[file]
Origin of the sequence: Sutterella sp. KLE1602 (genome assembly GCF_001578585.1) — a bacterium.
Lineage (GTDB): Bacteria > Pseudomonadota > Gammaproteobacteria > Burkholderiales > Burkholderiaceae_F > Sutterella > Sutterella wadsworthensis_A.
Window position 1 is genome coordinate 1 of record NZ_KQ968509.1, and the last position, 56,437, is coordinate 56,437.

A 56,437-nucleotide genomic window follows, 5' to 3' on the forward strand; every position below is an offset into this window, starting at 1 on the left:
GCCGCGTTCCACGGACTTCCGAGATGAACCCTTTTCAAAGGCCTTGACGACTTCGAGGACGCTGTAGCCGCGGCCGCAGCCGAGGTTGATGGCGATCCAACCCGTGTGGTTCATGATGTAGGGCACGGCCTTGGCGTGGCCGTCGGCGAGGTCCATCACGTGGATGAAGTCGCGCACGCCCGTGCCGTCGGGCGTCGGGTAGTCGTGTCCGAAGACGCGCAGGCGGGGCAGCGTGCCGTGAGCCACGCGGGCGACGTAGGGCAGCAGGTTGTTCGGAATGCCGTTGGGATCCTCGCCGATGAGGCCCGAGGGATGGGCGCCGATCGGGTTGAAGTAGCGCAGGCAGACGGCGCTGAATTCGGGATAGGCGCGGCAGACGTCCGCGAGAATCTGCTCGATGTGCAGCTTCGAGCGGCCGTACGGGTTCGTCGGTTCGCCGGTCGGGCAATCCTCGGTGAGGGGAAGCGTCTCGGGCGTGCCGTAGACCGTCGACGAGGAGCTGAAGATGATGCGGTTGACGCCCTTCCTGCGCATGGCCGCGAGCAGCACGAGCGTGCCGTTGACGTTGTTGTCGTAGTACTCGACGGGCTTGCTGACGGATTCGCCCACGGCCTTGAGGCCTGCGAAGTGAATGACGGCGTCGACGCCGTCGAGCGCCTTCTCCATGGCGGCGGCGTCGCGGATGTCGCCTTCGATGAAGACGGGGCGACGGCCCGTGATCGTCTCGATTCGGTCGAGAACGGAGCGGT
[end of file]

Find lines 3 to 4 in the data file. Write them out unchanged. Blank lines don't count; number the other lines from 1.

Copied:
Window position 1 is genome coordinate 1 of record NZ_KQ968509.1, and the last position, 56,437, is coordinate 56,437.

A 56,437-nucleotide genomic window follows, 5' to 3' on the forward strand; every position below is an offset into this window, starting at 1 on the left: